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Work-related deaths in Washington State, 1998-2002.
Cohen MA; Clark RE; Silverstein B; Sjostrom T; Spielholz P
J Saf Res 2006 Aug; 37(3):307-319
Introduction: In Washington State, 87 workers are killed each year, on average, while in work status. To understand these incidents and to assist in focusing on and development of potential prevention measures, they must be well characterized. Methods: Work-related fatalities between the years 1998 and 2002 are described by the demographics of the victims, types of incidents, the victims' occupations, and industries and location in which they worked. Results: Motor vehicle- and machinery-related incidents accounted for nearly 33% and 14% of the incidents, respectively. Agriculture, forestry, fishing, hunting, and mining (n=87), and construction (n=83) had the most fatalities. Fatality rates per 100,000 workers for these industries were 25.7 and 8.7, respectively, compared to the state-wide average of 3.1 fatalities/100,000 workers. Discussion: These data indicate numerous areas for prevention of work-related traumatic injuries and fatalities.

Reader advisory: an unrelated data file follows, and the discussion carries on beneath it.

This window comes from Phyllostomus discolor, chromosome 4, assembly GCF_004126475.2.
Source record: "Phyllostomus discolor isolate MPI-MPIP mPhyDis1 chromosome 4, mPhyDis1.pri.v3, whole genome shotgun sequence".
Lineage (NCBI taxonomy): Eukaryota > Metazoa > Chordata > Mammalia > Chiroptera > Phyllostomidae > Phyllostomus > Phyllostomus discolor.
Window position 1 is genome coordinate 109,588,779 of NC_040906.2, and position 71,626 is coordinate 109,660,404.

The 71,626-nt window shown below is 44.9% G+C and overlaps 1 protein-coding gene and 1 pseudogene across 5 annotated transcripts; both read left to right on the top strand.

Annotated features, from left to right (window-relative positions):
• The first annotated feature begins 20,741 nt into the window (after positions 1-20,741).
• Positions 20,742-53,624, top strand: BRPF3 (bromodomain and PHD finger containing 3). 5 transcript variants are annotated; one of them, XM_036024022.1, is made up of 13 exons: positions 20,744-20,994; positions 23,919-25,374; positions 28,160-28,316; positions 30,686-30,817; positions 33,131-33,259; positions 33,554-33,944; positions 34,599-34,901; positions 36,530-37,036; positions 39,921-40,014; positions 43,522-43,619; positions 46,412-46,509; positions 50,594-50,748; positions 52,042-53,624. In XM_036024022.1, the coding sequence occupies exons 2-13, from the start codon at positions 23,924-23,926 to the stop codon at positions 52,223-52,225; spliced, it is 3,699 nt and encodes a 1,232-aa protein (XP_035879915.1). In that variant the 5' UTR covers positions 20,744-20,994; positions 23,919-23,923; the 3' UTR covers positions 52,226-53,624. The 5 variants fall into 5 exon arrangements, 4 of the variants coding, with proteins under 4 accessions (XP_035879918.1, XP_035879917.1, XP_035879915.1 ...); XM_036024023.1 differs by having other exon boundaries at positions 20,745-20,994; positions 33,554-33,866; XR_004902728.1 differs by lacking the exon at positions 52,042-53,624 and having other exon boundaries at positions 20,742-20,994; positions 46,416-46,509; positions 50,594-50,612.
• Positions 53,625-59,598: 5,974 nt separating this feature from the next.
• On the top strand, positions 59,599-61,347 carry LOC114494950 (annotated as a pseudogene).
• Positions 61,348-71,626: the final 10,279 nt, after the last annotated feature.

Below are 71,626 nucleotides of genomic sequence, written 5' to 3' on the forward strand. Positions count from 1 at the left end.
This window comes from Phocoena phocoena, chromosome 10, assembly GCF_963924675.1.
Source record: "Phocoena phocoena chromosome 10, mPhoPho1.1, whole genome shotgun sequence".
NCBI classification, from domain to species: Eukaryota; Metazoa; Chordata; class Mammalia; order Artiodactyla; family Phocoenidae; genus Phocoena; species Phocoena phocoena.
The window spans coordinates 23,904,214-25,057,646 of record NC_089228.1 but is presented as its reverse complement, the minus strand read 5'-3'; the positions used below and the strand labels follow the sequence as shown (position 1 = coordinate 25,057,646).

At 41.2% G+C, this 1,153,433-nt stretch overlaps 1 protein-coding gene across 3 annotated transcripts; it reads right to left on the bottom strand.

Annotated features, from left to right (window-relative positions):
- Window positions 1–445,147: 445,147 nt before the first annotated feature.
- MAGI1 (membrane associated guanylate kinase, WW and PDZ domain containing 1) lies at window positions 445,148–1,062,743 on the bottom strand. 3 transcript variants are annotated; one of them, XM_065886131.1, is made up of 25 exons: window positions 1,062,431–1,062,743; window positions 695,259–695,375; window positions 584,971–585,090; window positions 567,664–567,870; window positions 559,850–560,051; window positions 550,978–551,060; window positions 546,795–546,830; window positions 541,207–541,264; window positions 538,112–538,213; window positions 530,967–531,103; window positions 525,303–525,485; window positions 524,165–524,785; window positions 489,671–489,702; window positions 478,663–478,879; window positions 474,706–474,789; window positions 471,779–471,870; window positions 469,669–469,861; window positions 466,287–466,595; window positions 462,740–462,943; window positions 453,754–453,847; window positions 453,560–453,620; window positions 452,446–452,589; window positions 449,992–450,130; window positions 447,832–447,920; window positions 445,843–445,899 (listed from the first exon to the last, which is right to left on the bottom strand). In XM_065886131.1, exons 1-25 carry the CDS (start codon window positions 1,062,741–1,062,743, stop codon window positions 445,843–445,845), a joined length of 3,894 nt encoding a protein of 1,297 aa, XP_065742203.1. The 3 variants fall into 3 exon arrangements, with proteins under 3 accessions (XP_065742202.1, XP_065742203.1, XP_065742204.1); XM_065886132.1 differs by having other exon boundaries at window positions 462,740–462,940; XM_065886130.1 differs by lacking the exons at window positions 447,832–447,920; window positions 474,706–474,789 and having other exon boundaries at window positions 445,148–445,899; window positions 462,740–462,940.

Accident-prevention; Demographic-characteristics; Injuries; Injury-prevention; Occupational-exposure; Occupational-hazards; Quantitative-analysis; Risk-analysis; Risk-factors; Statistical-analysis; Traumatic-injuries; Author Keywords: Work-related fatalities; Injury surveillance system; Injury prevention; Washington State
Randy E. Clark, Washington State Department of Labor and Industries, Safety and Health Assessment and Research for Prevention (SHARP) Program, PO Box 44330, Olympia, WA 98504-4330, USA
Issue of Publication
Journal of Safety Research
Washington State Department of Labor and Industries
Page last reviewed: May 8, 2020Content source: National Institute for Occupational Safety and Health Education and Information Division